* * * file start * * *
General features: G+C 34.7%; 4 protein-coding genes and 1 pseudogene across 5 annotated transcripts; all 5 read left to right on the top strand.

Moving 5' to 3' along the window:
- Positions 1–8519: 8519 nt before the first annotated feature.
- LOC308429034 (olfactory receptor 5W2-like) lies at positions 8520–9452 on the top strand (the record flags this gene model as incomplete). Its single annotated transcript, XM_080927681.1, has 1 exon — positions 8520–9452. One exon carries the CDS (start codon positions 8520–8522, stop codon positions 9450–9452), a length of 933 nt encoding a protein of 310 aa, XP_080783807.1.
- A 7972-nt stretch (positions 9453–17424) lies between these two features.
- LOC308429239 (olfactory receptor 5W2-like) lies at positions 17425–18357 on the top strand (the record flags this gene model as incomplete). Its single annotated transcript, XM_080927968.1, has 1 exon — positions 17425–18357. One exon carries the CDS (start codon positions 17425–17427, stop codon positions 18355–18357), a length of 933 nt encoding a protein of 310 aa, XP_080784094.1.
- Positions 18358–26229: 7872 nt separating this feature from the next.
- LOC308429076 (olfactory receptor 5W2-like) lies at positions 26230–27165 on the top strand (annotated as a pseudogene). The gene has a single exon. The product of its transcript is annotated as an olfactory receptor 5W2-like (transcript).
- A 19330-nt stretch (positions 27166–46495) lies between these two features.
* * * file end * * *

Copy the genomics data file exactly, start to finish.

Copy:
General features: G+C 34.7%; 4 protein-coding genes and 1 pseudogene across 5 annotated transcripts; all 5 read left to right on the top strand.

Moving 5' to 3' along the window:
- Positions 1–8519: 8519 nt before the first annotated feature.
- LOC308429034 (olfactory receptor 5W2-like) lies at positions 8520–9452 on the top strand (the record flags this gene model as incomplete). Its single annotated transcript, XM_080927681.1, has 1 exon — positions 8520–9452. One exon carries the CDS (start codon positions 8520–8522, stop codon positions 9450–9452), a length of 933 nt encoding a protein of 310 aa, XP_080783807.1.
- A 7972-nt stretch (positions 9453–17424) lies between these two features.
- LOC308429239 (olfactory receptor 5W2-like) lies at positions 17425–18357 on the top strand (the record flags this gene model as incomplete). Its single annotated transcript, XM_080927968.1, has 1 exon — positions 17425–18357. One exon carries the CDS (start codon positions 17425–17427, stop codon positions 18355–18357), a length of 933 nt encoding a protein of 310 aa, XP_080784094.1.
- Positions 18358–26229: 7872 nt separating this feature from the next.
- LOC308429076 (olfactory receptor 5W2-like) lies at positions 26230–27165 on the top strand (annotated as a pseudogene). The gene has a single exon. The product of its transcript is annotated as an olfactory receptor 5W2-like (transcript).
- A 19330-nt stretch (positions 27166–46495) lies between these two features.